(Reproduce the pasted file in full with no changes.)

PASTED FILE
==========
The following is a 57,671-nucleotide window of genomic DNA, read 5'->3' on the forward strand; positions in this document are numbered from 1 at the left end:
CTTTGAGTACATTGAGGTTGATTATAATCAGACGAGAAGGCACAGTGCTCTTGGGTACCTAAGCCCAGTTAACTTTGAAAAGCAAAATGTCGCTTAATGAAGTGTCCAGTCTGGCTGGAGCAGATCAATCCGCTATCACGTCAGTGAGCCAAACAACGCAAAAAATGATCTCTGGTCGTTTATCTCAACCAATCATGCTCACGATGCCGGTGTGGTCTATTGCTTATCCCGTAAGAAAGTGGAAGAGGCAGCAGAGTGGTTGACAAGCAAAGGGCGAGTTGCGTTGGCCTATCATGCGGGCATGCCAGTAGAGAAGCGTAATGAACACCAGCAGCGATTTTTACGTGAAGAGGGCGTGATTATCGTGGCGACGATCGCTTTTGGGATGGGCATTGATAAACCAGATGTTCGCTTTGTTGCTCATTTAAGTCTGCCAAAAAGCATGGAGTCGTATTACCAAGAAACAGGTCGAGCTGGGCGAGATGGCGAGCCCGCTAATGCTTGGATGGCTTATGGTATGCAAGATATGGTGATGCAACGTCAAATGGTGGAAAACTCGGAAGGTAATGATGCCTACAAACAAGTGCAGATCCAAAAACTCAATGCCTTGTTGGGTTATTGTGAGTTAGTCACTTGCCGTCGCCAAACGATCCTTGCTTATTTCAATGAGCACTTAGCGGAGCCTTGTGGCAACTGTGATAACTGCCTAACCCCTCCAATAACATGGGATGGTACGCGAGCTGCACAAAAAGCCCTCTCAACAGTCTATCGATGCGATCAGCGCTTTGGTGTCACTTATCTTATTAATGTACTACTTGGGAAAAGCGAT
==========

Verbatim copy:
The following is a 57,671-nucleotide window of genomic DNA, read 5'->3' on the forward strand; positions in this document are numbered from 1 at the left end:
CTTTGAGTACATTGAGGTTGATTATAATCAGACGAGAAGGCACAGTGCTCTTGGGTACCTAAGCCCAGTTAACTTTGAAAAGCAAAATGTCGCTTAATGAAGTGTCCAGTCTGGCTGGAGCAGATCAATCCGCTATCACGTCAGTGAGCCAAACAACGCAAAAAATGATCTCTGGTCGTTTATCTCAACCAATCATGCTCACGATGCCGGTGTGGTCTATTGCTTATCCCGTAAGAAAGTGGAAGAGGCAGCAGAGTGGTTGACAAGCAAAGGGCGAGTTGCGTTGGCCTATCATGCGGGCATGCCAGTAGAGAAGCGTAATGAACACCAGCAGCGATTTTTACGTGAAGAGGGCGTGATTATCGTGGCGACGATCGCTTTTGGGATGGGCATTGATAAACCAGATGTTCGCTTTGTTGCTCATTTAAGTCTGCCAAAAAGCATGGAGTCGTATTACCAAGAAACAGGTCGAGCTGGGCGAGATGGCGAGCCCGCTAATGCTTGGATGGCTTATGGTATGCAAGATATGGTGATGCAACGTCAAATGGTGGAAAACTCGGAAGGTAATGATGCCTACAAACAAGTGCAGATCCAAAAACTCAATGCCTTGTTGGGTTATTGTGAGTTAGTCACTTGCCGTCGCCAAACGATCCTTGCTTATTTCAATGAGCACTTAGCGGAGCCTTGTGGCAACTGTGATAACTGCCTAACCCCTCCAATAACATGGGATGGTACGCGAGCTGCACAAAAAGCCCTCTCAACAGTCTATCGATGCGATCAGCGCTTTGGTGTCACTTATCTTATTAATGTACTACTTGGGAAAAGCGAT